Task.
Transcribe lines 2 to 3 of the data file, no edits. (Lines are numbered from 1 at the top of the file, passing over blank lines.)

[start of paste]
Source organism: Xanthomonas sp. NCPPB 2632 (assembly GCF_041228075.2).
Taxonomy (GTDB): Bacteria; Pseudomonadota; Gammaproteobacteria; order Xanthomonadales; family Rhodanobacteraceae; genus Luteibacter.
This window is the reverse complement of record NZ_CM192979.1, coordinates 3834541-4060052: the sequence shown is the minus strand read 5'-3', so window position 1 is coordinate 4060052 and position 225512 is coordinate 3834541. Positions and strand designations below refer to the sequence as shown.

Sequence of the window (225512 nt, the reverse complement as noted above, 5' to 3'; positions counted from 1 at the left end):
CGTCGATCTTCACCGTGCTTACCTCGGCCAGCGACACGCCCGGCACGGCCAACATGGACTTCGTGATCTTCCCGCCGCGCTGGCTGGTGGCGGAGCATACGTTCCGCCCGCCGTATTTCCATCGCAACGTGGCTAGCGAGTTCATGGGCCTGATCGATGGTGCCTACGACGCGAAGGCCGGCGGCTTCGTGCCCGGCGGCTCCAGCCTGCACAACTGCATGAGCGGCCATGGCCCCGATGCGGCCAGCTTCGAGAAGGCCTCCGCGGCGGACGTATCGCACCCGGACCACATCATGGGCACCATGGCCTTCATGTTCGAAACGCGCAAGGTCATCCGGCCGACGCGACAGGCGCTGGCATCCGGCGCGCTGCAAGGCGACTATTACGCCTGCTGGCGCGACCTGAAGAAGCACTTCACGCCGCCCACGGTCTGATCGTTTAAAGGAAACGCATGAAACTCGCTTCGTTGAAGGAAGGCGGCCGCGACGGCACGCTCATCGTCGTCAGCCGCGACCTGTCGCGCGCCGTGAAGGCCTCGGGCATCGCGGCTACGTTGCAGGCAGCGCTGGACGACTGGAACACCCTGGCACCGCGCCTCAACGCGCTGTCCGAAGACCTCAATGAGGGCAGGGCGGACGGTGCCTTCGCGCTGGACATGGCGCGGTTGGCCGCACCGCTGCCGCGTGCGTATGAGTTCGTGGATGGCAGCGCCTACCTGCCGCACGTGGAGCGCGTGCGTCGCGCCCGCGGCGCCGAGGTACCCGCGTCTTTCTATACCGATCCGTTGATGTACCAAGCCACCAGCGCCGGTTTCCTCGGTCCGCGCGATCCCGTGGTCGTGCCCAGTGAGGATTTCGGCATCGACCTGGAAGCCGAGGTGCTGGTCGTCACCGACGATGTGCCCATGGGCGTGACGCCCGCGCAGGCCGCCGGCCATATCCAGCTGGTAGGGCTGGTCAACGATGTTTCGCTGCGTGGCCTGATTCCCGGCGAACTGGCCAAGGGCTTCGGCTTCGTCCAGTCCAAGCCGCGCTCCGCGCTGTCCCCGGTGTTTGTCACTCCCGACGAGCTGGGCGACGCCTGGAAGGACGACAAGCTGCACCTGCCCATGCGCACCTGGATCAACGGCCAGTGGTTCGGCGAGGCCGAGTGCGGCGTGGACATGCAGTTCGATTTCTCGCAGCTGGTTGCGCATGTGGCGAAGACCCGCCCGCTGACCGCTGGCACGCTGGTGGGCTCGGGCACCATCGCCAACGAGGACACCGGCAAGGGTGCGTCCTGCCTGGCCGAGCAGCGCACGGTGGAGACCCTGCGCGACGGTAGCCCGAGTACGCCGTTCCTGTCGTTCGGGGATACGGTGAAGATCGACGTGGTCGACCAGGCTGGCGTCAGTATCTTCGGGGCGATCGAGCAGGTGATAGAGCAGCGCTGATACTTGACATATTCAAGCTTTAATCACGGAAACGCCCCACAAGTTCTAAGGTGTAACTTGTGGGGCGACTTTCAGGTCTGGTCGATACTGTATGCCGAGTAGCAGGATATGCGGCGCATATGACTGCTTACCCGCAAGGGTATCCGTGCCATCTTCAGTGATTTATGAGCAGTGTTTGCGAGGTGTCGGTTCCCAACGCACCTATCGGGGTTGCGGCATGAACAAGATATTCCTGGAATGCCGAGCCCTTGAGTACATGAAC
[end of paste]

Taxonomy (GTDB): Bacteria; Pseudomonadota; Gammaproteobacteria; order Xanthomonadales; family Rhodanobacteraceae; genus Luteibacter.
This window is the reverse complement of record NZ_CM192979.1, coordinates 3834541-4060052: the sequence shown is the minus strand read 5'-3', so window position 1 is coordinate 4060052 and position 225512 is coordinate 3834541. Positions and strand designations below refer to the sequence as shown.